When it comes to baby movement and breathing monitors, there has been a tendency to dismiss them as nice to have, but not medically helpful. However, new laws in the UK seem to be accepting that advances in technology have rendered these monitors medically sound.
As of March 1 2021, the MHRA (Medicines and Healthcare products Regulatory Agency) have changed the definition of baby movement and breathing monitors from general consumer goods to medical devices.
With these laws, devices that claim to “identify, monitor, or, in some cases treat a medical condition” should “have undergone a conformity assessment to demonstrate that it works as intended and is acceptably safe”.
“Following a positive conformity assessment, the device would need to bear a relevant medical device conformity mark, either a CE mark or a UKCA mark, or a combination of those markings. If the device is being placed on the market in Northern Ireland, then it would also need to be appropriately marked with a UK(NI) indication.”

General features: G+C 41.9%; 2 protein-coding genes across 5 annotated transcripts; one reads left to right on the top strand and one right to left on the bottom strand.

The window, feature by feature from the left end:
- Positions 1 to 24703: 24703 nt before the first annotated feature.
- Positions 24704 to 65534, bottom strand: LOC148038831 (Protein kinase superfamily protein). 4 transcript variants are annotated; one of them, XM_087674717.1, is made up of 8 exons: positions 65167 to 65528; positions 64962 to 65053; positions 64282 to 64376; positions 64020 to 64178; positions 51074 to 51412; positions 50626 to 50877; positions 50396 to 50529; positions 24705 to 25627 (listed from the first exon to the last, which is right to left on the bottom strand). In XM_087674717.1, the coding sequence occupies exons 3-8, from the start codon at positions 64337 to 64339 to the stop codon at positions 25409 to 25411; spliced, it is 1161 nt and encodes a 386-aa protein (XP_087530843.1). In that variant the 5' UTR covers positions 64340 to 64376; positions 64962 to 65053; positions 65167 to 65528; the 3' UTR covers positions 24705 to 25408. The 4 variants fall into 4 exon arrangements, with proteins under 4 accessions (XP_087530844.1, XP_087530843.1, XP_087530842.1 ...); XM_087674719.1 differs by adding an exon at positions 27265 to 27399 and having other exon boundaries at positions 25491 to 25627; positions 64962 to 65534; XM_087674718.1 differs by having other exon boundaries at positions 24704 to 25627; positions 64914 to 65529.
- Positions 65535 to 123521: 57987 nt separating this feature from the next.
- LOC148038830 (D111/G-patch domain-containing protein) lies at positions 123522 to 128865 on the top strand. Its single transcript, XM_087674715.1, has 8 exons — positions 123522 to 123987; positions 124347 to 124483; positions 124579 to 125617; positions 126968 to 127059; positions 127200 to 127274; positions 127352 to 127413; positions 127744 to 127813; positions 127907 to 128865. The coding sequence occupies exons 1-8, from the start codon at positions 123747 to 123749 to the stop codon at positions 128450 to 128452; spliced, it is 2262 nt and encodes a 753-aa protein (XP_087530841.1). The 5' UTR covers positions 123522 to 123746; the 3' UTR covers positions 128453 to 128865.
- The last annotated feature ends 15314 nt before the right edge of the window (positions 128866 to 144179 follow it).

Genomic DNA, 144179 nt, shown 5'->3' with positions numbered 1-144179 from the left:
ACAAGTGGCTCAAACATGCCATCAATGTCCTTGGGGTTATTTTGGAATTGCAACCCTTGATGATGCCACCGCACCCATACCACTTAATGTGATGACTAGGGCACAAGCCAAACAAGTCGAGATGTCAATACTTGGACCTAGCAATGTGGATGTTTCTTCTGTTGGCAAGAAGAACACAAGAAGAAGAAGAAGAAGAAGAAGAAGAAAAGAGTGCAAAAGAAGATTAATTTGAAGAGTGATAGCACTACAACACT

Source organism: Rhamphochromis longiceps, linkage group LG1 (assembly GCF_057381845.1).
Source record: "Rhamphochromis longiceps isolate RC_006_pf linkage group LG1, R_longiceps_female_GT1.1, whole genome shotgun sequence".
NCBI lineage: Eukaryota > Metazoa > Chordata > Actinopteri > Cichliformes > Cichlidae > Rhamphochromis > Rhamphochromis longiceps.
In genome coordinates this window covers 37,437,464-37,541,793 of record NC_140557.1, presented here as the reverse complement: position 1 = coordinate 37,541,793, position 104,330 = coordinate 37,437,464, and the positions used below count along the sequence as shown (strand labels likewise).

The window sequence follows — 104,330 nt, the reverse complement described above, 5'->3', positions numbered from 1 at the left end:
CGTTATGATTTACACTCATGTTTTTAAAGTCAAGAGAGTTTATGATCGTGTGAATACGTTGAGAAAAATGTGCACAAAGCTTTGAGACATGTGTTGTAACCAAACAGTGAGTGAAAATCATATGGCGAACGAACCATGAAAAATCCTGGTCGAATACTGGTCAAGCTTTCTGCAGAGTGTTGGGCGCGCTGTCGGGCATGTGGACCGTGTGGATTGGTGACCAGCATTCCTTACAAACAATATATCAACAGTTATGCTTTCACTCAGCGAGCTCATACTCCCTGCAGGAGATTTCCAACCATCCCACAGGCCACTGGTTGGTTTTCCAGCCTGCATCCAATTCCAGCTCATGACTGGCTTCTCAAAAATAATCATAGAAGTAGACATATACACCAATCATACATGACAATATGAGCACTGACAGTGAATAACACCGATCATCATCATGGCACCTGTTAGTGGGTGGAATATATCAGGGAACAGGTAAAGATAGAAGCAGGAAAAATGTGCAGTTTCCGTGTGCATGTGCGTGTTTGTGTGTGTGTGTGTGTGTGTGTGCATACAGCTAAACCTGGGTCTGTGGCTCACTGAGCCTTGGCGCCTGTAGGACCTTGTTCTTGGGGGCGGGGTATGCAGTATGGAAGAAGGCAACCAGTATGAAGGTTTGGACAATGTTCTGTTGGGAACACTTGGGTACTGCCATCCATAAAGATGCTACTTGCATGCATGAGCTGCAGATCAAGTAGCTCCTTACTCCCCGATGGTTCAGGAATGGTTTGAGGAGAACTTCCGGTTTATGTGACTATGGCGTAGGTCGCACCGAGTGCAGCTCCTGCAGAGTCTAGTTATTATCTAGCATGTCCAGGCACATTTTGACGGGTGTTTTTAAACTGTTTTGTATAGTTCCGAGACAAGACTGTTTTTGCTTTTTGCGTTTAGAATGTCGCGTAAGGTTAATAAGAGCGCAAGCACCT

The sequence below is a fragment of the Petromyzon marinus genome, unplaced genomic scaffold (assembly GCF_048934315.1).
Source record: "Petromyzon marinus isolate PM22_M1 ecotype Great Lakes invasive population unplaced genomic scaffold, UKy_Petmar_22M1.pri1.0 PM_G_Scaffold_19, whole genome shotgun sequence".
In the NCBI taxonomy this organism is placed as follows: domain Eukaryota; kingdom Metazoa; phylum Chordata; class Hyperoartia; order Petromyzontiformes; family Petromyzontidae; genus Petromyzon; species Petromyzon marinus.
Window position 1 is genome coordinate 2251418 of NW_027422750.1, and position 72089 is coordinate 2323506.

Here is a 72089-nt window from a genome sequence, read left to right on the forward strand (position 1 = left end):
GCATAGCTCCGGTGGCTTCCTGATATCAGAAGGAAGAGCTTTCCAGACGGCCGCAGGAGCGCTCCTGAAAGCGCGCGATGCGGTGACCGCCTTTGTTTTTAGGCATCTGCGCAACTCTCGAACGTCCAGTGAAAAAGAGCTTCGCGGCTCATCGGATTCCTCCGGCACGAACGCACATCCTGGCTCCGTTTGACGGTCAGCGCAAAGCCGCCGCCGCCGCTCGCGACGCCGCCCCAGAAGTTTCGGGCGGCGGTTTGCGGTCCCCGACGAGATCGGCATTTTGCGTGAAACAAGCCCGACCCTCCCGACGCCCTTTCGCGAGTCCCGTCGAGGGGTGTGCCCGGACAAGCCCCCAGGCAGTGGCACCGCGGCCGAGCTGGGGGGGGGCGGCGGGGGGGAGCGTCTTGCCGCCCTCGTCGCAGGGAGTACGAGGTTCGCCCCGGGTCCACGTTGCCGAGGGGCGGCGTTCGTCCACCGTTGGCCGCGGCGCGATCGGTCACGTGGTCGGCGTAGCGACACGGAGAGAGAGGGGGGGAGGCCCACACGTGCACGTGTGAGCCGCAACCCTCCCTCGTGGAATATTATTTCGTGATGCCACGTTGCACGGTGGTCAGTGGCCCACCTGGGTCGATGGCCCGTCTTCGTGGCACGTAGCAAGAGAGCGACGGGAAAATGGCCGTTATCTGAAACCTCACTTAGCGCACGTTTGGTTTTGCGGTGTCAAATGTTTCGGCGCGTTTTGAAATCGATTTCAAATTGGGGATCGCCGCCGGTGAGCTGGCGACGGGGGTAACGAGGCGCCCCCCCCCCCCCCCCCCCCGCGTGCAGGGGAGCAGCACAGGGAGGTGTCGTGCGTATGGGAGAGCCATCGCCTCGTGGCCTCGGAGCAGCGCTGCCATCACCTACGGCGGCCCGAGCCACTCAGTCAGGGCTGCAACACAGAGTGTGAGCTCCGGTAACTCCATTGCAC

This is great news for us, as it supports our desire to get our products — especially the Snuza HeroMD — into the hands of the parents of newborns. By using a medically certified device, such as the Snuza HeroMD, parents can be reassured that their precious baby is being monitored by certified medical technology.
The Snuza HeroMD is:
Going forward, all baby movement and/or breathing monitors will have to pass these tests in order to be allowed on the UK market. Consumers should check for a “relevant medical device conformity mark, either a CE mark or a UKCA mark, or a combination of those markings”.
This decision does not apply to audio/visual monitors, which simply provide parents and caregivers with a live audio or audiovisual feed of their baby, although these can be used in conjunction with the baby movement and breathing monitors to transmit alarm sounds if your baby does not share a room with you.
Click through for more information on these changes to the MHRA laws.